Today I finally did make that trip, to visit the Schulz Museum that was built to celebrate his life and work. There were some great original cartoons on display, as well as Peanuts-inspired works from many other famous artists. One of the highlights for me was the recreation of his studio. The room had his desks laid out with work on them, as if he'd just stepped out moments before. The shelves are lined with what I imagine were his books. On one shelf sits a nice turntable with a Brahms LP on it, ready to play (or just finished). I couldn't help but check out the small selection from Sparky's record collection that sat next to the turntable. Among the jazz and classical sat two Buck Owens LPs and the Best Of ABBA. I couldn't picture Charles Schulz sitting there sketching away to the strains of "Knowing me, knowing you", but it probably happened.
I never thought I'd see the day. But when Empress Carolyn informed me that the one and only Roky Erickson was going to be performing at this year's Noise Pop festival in San Francisco, I knew I had to secure a ticket as soon as they went on sale. In the 12 years I've lived in the Bay Area, I think this is the first time I've actually attended a Noise Pop event. It's just never appealed to me - usually the headliners are big time indie rock acts that I don't care about. If, by some bizarre instance of mate-rock nepotism actually coinciding with decent musical taste and a band I like makes it into the lineup, I would generally prefer to see them the next time they play, when the ticket price isn't $25 and the venue isn't full to bursting with 'industry' bottom-feeder laminate monkeys.
Anyway, I digress... Roky Erickson. I was not cool enough to be rocking out to the 13th Floor Elevators in my nappies. I first heard Roky after my mate Angus (as mentioned a few columns ago) heard me listening to the Minutemen's cover of "Bermuda" (as recorded over the telephone) and told me what it was. I dispatched myself to his record collection forthwith and taped all the Roky records he had. I've been a fan ever since, but after reading up on a bit of Roky's bizarre history, I'd long given up on the possibility of ever seeing him live. Even after I started hearing about his sporadic performances in his hometown of Austin, it seemed unlikely that he'd get a full-time band together again and go out on tour. Well, he did, and am I glad. Roky Erickson brought the house down at San Francisco's Great American Music Hall the other night, and while the set list wasn't my dream collection of hits from his back catalogue, I was in no way disappointed. When he and the band kicked in to "Starry Eyes", the smile on my face was splitting me in half. He didn't say much up there; he looked a little bewildered by the adulation at times, but he managed some decent guitar shredding and his singular voice was in strong, if not perfect, form.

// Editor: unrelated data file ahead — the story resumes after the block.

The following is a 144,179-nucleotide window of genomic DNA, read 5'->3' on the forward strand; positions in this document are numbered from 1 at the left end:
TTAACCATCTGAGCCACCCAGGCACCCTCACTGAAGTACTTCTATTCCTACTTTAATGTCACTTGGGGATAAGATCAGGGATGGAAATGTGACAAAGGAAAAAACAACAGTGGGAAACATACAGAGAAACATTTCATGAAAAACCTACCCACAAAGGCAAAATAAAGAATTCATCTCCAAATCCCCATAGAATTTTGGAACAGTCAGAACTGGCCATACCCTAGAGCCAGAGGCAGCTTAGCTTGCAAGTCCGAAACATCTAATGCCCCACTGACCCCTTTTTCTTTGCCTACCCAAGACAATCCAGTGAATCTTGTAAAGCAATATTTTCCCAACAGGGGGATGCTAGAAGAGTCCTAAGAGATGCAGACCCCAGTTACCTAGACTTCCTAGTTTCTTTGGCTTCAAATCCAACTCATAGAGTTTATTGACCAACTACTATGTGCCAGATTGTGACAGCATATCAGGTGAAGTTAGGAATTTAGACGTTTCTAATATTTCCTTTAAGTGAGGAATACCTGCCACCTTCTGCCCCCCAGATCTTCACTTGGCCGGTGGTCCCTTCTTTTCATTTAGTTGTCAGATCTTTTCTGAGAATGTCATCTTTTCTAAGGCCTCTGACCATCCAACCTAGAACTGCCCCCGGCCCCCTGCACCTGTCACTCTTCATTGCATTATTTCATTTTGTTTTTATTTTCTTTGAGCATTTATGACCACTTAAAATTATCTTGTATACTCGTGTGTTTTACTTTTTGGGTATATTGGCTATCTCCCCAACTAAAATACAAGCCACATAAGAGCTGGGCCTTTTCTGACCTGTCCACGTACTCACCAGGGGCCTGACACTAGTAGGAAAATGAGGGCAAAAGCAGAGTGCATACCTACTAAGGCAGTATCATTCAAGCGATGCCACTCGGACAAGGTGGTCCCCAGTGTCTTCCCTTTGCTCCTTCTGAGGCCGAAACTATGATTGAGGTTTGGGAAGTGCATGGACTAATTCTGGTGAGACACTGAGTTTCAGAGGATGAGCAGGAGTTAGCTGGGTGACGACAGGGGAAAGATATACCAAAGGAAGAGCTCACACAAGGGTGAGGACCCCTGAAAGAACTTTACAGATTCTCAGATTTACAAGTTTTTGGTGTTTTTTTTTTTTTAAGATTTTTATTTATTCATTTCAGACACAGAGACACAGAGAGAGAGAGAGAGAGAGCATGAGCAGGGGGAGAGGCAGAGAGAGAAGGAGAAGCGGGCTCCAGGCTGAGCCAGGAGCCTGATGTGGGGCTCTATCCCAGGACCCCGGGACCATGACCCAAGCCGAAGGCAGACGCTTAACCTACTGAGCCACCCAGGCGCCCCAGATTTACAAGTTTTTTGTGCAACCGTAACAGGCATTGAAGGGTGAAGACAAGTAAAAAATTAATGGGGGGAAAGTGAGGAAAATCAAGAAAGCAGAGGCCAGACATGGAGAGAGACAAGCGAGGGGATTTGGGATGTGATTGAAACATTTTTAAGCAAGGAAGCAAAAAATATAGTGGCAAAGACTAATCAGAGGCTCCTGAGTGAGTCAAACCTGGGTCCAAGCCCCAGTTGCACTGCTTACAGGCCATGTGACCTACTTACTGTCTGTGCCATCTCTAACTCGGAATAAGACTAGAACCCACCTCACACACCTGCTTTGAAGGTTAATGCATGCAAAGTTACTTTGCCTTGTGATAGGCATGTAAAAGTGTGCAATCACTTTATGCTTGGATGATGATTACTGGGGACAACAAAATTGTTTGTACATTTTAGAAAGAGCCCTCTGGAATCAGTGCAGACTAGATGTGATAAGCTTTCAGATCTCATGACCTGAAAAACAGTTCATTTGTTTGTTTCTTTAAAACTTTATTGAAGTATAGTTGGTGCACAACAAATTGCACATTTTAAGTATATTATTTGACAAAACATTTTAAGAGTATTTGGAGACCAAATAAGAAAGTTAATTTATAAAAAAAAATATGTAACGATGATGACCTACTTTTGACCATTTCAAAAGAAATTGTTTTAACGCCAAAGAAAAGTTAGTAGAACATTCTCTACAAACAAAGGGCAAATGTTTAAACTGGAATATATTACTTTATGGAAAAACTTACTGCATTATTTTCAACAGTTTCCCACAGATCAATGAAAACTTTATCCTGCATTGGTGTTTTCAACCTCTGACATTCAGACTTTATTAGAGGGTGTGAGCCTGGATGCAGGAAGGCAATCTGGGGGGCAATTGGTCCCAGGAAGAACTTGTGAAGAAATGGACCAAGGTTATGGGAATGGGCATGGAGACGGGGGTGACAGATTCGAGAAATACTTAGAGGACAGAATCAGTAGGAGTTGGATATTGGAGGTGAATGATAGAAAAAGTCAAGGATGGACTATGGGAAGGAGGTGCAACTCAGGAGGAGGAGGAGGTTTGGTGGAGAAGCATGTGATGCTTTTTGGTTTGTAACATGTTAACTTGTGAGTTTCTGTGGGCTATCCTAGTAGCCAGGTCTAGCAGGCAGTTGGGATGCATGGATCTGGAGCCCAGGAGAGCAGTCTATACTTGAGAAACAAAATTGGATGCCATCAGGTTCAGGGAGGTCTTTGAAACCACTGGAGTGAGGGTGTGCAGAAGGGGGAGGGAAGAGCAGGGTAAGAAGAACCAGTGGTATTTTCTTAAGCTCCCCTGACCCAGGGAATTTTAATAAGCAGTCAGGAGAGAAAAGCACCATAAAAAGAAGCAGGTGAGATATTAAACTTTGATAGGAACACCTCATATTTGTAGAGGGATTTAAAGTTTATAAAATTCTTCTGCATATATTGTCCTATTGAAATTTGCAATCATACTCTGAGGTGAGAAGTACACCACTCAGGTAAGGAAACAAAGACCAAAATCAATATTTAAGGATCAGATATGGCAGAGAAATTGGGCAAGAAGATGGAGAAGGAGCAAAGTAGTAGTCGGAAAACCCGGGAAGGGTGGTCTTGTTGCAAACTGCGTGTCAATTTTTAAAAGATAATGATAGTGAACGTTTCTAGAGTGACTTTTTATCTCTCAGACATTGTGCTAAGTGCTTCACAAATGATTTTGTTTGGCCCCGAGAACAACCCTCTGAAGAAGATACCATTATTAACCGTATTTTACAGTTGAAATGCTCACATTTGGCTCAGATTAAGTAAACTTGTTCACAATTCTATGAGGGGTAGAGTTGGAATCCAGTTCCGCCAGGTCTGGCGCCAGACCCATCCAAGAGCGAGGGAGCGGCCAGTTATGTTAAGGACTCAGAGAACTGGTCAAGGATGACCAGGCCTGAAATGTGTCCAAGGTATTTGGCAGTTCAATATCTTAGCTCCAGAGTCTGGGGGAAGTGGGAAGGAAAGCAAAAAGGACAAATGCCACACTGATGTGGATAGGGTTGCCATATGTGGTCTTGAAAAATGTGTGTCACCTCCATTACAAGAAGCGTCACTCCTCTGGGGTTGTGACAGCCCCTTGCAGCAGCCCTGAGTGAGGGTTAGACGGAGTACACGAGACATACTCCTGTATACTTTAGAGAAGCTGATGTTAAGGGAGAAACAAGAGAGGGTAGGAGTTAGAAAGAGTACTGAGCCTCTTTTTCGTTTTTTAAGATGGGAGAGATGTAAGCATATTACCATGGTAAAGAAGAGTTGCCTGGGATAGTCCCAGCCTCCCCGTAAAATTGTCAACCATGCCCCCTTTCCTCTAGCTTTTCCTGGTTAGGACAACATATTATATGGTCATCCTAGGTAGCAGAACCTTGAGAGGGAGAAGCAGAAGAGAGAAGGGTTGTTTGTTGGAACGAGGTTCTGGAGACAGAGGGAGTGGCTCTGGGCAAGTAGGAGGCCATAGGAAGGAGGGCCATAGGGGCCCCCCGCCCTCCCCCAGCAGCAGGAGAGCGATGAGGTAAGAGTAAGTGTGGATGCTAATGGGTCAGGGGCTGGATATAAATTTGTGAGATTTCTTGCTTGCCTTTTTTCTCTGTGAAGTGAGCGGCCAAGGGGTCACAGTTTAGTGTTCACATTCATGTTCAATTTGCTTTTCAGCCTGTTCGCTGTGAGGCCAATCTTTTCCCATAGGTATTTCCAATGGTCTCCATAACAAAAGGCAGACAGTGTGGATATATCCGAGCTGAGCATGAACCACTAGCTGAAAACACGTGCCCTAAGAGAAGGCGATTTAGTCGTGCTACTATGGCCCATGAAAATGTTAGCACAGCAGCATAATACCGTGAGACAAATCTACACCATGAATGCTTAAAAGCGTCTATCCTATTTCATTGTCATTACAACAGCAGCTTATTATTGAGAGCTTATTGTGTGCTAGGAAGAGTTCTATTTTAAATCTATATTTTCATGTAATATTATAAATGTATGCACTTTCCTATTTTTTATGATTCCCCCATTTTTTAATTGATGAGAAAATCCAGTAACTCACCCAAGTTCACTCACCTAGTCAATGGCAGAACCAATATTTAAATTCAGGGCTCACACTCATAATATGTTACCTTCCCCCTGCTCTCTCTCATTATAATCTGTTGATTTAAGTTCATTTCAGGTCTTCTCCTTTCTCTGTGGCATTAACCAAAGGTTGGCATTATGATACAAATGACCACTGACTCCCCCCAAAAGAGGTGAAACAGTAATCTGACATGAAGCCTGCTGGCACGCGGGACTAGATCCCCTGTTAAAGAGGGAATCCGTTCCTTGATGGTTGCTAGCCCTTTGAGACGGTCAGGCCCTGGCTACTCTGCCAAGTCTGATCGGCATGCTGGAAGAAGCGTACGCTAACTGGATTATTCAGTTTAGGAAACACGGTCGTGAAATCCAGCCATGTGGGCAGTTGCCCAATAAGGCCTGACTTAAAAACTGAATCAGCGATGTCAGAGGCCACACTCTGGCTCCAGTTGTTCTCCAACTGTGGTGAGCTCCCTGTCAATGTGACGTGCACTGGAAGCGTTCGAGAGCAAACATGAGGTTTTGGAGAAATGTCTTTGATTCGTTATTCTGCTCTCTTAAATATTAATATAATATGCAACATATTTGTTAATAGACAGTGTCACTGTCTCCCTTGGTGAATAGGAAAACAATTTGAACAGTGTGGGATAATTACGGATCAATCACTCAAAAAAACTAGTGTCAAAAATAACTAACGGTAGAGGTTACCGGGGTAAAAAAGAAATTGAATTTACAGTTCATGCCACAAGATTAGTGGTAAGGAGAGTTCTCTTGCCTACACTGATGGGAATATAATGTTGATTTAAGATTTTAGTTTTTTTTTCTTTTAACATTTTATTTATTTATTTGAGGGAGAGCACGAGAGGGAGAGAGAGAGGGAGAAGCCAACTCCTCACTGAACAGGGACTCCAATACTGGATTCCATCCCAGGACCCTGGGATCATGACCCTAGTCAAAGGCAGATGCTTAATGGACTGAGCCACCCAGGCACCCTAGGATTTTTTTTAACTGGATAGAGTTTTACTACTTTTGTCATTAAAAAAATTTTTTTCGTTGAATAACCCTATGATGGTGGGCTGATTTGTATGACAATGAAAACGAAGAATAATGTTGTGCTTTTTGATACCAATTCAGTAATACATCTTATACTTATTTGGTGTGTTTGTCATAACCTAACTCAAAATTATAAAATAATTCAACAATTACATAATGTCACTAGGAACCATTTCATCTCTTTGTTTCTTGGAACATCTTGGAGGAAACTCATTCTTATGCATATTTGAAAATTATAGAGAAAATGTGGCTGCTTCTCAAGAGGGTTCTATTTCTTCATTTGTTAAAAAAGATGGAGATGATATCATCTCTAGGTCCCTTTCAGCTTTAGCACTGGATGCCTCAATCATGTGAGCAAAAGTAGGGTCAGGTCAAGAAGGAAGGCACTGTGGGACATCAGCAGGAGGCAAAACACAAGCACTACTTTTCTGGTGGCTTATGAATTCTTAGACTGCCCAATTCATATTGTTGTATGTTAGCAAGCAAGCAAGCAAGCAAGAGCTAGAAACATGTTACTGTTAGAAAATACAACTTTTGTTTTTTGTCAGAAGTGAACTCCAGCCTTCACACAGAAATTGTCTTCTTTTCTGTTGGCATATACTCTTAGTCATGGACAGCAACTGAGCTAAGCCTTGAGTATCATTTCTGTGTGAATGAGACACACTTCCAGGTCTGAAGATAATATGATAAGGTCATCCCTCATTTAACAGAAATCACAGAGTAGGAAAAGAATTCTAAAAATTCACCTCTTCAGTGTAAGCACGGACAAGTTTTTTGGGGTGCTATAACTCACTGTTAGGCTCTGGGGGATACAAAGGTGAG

I saw many familiar faces in the audience that night, as well as many more I'd never seen before, but by the end of the show they all shared the same elated expression. It almost felt like we'd all witnessed a miracle. In a way maybe we had. From the sounds of things, Roky Erickson has all but recovered from decades of mental illness, and is back to share his music with us for good. Let's hope.
"Bermuda/The Interpreter" singles and signed, original Peanuts strips to: PO Box 22971, Oakland, CA 94609. Email me at firstname.lastname@example.org. Columns are archived on my blog at www.dropout.cc (now RSS-enabled!).
(For more background on the strange tale of Roky Erickson you can visit some of the many excellent websites that exist, or you can wait for the release of the new documentary on his life, "You're Gonna Miss Me.")
For the record, I am against de-clawing cats. But at least she won't kill any songbirds...